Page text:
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lizarton

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## Homework Statement

Let [itex]s*(f)[/itex] be the minimum number of transpositions of adjacent elements needed to transform the permutation [itex]f[/itex] to the identity permutation. Prove that the maximum value of [itex]s*(f)[/itex] over permutations of [itex][n][/itex] is [itex]{n \choose 2}[/itex]. Explain how to determine [itex]s*(f)[/itex] by examining [itex]f[/itex].

## Homework Equations

[itex]{n \choose 2} = \frac{n!}{k!(n-k)!}[/itex]

Perhaps...

Definition: The identity permutation of [n] is the identity function from [n] to [n]; its word form is 1 2 ... n. A transposition of two elements in a permutation switches their positions in the word form.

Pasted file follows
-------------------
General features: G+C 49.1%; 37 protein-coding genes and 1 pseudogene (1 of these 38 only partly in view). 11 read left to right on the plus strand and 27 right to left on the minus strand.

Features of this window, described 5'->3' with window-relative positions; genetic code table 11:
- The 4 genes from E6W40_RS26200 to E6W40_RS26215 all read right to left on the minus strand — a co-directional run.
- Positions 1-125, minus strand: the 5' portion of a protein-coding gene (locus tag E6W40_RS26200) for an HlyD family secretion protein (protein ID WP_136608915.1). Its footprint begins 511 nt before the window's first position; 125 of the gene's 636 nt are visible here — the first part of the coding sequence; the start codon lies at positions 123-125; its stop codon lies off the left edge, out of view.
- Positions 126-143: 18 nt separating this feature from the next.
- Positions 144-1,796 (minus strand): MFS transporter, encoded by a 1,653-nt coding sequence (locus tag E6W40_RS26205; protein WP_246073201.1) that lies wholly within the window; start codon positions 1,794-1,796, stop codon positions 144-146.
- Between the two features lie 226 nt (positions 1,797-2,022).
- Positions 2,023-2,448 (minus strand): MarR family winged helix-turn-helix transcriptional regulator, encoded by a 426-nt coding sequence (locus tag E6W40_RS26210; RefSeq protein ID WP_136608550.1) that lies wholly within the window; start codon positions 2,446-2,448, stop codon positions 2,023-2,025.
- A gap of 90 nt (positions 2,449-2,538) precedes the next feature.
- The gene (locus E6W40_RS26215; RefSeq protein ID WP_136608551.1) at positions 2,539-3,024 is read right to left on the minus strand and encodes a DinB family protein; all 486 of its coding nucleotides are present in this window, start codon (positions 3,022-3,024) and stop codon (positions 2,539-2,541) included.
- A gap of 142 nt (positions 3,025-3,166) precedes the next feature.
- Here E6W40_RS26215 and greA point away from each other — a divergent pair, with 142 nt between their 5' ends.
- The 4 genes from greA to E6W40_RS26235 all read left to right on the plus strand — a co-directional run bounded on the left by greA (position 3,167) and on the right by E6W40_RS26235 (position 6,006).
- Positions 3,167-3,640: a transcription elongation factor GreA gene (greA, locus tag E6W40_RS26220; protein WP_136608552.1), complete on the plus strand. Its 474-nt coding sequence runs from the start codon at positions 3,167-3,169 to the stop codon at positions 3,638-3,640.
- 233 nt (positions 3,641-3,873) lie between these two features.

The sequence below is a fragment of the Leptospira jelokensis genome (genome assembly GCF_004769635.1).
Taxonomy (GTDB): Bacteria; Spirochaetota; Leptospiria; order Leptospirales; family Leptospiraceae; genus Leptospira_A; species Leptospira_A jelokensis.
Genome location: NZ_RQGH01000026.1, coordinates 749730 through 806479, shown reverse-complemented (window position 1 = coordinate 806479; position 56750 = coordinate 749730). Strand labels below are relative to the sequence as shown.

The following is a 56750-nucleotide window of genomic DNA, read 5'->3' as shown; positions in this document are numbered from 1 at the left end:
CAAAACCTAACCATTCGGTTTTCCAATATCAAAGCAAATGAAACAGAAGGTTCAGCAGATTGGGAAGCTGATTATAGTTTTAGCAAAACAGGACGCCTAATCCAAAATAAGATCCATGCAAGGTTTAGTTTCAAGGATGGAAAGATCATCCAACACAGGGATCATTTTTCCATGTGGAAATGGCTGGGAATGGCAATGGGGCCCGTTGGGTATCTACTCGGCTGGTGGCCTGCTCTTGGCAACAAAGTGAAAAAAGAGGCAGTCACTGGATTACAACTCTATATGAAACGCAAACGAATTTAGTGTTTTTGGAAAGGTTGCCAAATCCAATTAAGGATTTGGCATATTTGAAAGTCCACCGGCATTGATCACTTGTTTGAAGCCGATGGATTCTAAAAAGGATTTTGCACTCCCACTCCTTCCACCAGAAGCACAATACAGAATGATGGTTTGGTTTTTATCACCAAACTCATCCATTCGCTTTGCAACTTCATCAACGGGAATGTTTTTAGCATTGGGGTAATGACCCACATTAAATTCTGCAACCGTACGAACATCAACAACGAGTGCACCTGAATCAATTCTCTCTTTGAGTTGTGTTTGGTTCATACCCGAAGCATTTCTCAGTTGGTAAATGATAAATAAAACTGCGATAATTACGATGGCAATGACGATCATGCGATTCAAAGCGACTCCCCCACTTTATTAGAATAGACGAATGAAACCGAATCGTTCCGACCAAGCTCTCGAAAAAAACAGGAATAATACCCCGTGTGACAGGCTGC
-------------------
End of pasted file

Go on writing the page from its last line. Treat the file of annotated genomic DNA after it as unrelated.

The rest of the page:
A permutation f of [n] is even when P(f) is positive, and it is odd when P(f) is negative. When n = 1, there is one even permutation of [n] and no odd permutation. For n >= 2, there are n!/2 even permuatations and n!/2 odd permutations.

My book solves a problem that counts the number of exchanges of entries needed to sort the numbers into the order 1,2,...,n (given a list of n numbers 1 through n). The solution defines the nth iterate of f: A --> A.

Definition: The nth iterate of f: A --> A is the function [itex]f^{n}[/itex] obtained by composing n successive applications of f.

Consequence: Since composition of functions is associative, we also have [itex]f^{k} o f^{n-k}[/itex] whenever 0 <= k <= n.

## The Attempt at a Solution

The number of subsets of length 2 of a permutation of length n is n choose 2. I can see that from the definition, but how does one formulate a formal proof from just the definition?

I can guess that the scenario requiring the most trials is when f is the permutation n...2 1.

Any help would be greatly appreciated!

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